I have a dynamic team. There’s no one in this building who’s not upbeat and positive and loves what they do. They’re so talented — each one in their own area. And I love the collaboration we have. I hire the right people and create the environment for them to do their work. And the board is fabulous to work with.

The disability community here is hungry for information and validation of the belief that they can create the life they want to live. People move out of their parents’ homes and nursing homes, and we provide the information and cheerleading to help them get there. We ask them, “What is your dream?” and help them create a plan based on objectives and goals. There’s a tremendous opportunity here for me to make a difference. … I like making order out of chaos.


What are the challenges for The Independence Center?

It’s a lack of understanding in the political and business community about their legal responsibility to comply with the Americans with Disabilities Act. And the problem is, the only way we can get this national law enforced is by asking nicely or filing a complaint or lawsuit, and in my experience, asking nicely rarely works. This is a civil right, and it costs money. When we gave women, African-Americans and Latinos rights, it didn’t particularly cost extra money — but ADA does.

But it’s been 24 years since it passed. Physical access to health care is still a big issue. People with disabilities can’t get in the [medical] office or building, or some medical clinics still guess at someone’s weight for a dosage of medicine, because they don’t have a wheelchair-accessible scale. Public transportation is an issue, also. Mayor [Steve] Bach has been open to hearing our need for more public transportation.

According to the 2010 Census, 70,000 people with various disabilities live in El Paso County. I really think the disability movement has prepared America for the aging of America. When we’re seniors, we will all use these features that we didn’t have in the ’70s … curb cuts, accessible bathrooms, accessible buses, close-captioning on TV — to name a few. We want to make it OK to be a senior in this country and not be devalued — you can still participate.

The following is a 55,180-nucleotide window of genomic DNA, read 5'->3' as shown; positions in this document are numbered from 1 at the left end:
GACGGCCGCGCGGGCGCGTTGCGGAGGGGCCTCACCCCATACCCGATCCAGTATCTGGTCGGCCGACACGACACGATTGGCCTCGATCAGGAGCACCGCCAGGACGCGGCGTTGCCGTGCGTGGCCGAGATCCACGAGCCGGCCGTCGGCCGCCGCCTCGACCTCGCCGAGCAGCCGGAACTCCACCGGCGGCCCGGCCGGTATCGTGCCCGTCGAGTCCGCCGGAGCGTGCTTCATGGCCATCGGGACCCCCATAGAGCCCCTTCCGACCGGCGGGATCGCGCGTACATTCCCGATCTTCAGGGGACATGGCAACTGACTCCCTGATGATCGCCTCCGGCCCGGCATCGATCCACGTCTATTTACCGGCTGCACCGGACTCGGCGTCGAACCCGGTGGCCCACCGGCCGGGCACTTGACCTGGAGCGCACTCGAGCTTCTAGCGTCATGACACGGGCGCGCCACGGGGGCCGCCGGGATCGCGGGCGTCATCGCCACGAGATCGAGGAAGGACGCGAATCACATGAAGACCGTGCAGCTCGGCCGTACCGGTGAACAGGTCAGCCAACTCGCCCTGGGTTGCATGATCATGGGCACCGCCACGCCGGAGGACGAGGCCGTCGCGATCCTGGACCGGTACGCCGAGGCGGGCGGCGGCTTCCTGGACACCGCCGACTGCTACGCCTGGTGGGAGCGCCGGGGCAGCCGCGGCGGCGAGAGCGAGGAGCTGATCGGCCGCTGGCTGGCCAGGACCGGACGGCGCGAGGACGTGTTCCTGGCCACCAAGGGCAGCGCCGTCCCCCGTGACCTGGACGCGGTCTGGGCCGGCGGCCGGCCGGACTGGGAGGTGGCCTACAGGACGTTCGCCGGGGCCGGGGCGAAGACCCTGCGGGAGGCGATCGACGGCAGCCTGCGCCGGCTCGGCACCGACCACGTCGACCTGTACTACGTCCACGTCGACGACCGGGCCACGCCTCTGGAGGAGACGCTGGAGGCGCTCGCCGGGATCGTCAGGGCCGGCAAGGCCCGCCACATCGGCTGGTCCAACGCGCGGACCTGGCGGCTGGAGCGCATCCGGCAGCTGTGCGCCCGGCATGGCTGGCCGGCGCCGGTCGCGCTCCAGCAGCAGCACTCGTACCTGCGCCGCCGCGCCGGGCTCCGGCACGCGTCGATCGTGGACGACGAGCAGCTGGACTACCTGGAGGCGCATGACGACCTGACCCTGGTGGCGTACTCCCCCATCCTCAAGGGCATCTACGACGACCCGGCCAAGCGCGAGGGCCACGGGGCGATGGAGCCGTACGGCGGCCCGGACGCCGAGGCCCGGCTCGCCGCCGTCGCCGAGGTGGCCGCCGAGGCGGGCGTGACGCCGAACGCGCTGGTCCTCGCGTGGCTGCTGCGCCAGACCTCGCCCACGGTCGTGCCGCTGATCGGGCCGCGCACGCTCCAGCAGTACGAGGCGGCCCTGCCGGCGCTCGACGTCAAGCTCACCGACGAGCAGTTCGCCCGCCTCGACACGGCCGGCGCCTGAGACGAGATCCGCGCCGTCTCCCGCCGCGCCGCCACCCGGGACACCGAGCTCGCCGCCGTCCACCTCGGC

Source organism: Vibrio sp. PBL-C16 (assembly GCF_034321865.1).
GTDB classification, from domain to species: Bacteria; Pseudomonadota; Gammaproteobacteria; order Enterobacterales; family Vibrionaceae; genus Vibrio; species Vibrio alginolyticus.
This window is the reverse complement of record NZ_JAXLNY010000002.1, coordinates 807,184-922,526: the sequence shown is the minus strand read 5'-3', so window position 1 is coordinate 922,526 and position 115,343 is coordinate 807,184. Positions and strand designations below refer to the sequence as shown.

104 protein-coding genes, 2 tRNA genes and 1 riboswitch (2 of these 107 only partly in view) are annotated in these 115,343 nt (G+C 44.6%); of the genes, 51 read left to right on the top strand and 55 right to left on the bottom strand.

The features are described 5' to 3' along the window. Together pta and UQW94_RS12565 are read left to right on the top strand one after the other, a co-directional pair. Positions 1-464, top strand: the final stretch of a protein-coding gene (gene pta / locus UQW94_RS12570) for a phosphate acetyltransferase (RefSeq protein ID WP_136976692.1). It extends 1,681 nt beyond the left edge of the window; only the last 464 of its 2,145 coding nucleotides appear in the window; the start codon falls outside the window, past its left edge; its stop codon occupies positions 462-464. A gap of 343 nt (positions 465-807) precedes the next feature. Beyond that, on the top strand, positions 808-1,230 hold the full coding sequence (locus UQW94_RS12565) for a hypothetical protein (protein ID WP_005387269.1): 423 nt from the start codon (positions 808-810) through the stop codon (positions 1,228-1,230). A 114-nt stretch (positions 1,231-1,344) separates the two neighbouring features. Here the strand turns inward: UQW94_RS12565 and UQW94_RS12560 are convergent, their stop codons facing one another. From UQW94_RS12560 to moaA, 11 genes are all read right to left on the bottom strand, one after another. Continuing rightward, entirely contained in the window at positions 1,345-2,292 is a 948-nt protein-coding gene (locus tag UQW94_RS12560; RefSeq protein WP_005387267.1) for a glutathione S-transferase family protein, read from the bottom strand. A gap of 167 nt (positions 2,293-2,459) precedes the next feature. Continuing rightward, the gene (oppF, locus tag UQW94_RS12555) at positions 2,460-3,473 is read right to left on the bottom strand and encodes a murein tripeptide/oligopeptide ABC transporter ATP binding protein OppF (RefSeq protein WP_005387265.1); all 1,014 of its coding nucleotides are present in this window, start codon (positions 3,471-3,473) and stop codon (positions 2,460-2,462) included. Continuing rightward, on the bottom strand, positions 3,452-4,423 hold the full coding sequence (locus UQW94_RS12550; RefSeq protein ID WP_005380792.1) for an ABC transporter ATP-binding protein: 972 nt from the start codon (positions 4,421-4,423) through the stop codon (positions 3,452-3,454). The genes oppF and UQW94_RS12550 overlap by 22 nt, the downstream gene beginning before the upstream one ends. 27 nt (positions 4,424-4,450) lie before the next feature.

What are your goals for the center for the next year or so?

We want to become a national model for how home health services can support independent living programs and make the community a better place for people with disabilities.

One of my goals is to have El Paso County be a national model for an emergency plan for people with disabilities. We’re working now to be a national model on how to provide Social Security benefit programs that include employment. We want to make sure everybody has the tools — the adaptive technology to live the life they want to live.

And my last goal is to work with El Paso County and Colorado Springs to enhance their compliance with the Americans with Disabilities Act — so that all citizens can participate in community life.


When you were a doctoral candidate, you worked on theoretical modeling. What were some of the more intriguing things you learned?

I looked at why people with disabilities work — other than money. The big one was the intrinsic value of work. The feeling of, “I make a difference. I contribute to this world and get paid for it.”

What I found over and over again is, if they don’t accept themselves and their disability and incorporate it into their self-image, they can’t move forward.

If you mourn who you were, you can’t step in to who you are. That’s our job at the Independence Center rehabilitation program: to counsel people to help them accept themselves, so they can move on and create a different life; the life they want.